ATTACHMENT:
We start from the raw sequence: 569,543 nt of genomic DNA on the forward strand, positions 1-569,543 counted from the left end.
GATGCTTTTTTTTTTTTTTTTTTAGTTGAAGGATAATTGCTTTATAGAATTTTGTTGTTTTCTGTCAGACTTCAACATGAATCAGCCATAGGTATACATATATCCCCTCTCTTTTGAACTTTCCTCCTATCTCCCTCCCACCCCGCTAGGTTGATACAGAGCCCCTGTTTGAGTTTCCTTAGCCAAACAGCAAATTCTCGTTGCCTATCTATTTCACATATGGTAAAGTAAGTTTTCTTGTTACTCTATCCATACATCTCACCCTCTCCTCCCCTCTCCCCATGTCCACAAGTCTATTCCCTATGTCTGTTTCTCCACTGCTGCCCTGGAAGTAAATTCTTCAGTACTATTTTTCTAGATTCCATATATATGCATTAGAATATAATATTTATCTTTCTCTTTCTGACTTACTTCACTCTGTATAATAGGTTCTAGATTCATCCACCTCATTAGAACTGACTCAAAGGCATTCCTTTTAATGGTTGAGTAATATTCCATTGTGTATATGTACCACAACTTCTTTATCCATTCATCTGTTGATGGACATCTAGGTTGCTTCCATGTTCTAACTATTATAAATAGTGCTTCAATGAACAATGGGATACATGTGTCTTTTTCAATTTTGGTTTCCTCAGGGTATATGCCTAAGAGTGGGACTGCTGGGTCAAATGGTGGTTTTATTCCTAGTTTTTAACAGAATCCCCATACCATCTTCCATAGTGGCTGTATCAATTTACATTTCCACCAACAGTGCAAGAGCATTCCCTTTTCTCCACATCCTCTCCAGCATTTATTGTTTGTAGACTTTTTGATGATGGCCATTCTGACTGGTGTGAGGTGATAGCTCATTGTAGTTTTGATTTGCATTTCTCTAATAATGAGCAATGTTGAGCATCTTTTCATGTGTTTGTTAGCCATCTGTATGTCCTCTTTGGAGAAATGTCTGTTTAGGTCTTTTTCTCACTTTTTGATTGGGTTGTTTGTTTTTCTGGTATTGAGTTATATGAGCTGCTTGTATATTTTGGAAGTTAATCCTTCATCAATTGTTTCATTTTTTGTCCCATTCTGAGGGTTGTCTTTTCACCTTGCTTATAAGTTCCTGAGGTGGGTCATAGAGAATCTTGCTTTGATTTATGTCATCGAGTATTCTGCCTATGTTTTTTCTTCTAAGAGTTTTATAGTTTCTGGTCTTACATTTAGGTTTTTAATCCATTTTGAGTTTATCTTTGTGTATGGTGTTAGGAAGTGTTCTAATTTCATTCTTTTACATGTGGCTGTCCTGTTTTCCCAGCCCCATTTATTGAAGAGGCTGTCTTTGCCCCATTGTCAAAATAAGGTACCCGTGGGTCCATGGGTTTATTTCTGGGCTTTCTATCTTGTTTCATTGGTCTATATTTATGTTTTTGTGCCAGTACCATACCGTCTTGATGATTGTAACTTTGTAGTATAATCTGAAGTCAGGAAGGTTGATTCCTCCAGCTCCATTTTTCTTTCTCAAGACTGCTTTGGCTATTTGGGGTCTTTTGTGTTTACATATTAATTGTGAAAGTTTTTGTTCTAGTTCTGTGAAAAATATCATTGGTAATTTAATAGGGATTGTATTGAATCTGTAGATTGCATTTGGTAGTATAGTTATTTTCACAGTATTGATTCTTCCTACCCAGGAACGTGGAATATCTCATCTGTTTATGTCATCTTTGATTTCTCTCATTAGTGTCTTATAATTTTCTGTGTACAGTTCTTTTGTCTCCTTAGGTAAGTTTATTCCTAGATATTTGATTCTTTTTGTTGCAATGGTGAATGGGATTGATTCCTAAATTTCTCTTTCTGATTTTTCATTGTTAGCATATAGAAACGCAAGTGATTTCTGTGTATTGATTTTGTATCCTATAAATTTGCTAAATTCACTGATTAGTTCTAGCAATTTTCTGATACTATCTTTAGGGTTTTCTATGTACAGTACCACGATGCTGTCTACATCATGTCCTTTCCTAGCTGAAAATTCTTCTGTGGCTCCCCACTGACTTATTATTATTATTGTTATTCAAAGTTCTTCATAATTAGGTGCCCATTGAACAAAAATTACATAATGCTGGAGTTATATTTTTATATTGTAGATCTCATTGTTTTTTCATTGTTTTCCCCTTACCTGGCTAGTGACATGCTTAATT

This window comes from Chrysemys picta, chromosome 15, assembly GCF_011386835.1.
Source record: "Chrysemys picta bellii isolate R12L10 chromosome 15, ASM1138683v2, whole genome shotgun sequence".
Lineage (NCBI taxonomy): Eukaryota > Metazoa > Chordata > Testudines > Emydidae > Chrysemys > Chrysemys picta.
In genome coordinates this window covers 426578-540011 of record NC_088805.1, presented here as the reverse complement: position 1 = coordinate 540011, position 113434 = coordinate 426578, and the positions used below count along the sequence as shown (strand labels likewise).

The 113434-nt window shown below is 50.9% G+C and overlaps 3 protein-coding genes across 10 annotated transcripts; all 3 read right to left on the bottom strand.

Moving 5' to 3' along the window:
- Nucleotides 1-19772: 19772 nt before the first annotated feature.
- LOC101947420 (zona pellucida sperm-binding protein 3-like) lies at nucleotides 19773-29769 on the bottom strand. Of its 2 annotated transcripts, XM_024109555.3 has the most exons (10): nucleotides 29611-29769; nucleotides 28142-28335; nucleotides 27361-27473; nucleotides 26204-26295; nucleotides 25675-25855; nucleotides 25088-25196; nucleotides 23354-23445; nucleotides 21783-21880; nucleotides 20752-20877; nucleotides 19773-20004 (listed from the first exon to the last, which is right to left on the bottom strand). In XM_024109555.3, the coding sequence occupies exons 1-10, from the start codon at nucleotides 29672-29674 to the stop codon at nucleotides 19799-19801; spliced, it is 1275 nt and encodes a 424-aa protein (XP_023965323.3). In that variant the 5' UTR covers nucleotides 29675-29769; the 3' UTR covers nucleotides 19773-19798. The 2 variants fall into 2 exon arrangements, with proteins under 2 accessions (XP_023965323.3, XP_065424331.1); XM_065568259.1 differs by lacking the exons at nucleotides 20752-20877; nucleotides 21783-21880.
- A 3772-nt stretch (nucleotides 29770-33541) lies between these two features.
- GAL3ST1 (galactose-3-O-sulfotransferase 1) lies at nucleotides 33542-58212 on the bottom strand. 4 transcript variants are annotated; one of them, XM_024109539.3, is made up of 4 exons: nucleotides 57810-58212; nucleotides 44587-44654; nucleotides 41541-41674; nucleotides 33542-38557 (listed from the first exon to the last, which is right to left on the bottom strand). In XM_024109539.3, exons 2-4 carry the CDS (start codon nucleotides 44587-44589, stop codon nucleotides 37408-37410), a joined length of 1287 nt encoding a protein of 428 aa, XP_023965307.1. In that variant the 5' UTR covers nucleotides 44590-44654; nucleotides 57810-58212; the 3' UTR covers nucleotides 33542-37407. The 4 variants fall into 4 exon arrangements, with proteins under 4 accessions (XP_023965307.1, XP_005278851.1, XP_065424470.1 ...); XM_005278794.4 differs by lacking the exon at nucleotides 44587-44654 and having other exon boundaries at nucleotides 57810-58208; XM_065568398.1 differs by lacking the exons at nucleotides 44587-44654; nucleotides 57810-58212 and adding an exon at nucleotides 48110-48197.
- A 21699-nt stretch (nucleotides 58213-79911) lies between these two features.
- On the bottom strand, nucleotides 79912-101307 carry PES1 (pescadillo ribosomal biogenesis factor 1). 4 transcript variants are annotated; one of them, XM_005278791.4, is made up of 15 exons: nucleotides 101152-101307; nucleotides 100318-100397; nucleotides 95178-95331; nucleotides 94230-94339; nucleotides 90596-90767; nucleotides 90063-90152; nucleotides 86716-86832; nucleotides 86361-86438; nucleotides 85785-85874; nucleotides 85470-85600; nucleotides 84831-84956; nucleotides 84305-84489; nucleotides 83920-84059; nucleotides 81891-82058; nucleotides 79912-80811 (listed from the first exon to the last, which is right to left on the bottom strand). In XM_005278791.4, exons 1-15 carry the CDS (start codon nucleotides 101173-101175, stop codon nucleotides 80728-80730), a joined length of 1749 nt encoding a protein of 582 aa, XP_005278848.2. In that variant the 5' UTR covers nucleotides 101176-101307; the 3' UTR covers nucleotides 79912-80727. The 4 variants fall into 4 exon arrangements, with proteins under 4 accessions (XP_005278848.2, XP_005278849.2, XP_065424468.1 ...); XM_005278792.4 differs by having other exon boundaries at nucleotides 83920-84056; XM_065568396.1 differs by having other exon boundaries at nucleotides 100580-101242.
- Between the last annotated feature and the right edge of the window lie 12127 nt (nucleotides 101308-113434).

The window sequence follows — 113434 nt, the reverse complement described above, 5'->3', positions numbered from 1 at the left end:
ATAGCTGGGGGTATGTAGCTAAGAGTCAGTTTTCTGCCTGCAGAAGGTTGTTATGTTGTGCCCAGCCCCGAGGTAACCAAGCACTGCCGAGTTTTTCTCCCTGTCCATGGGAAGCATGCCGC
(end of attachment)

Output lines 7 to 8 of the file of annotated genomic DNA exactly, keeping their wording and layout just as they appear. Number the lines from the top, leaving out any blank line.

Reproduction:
The 113434-nt window shown below is 50.9% G+C and overlaps 3 protein-coding genes across 10 annotated transcripts; all 3 read right to left on the bottom strand.

Moving 5' to 3' along the window: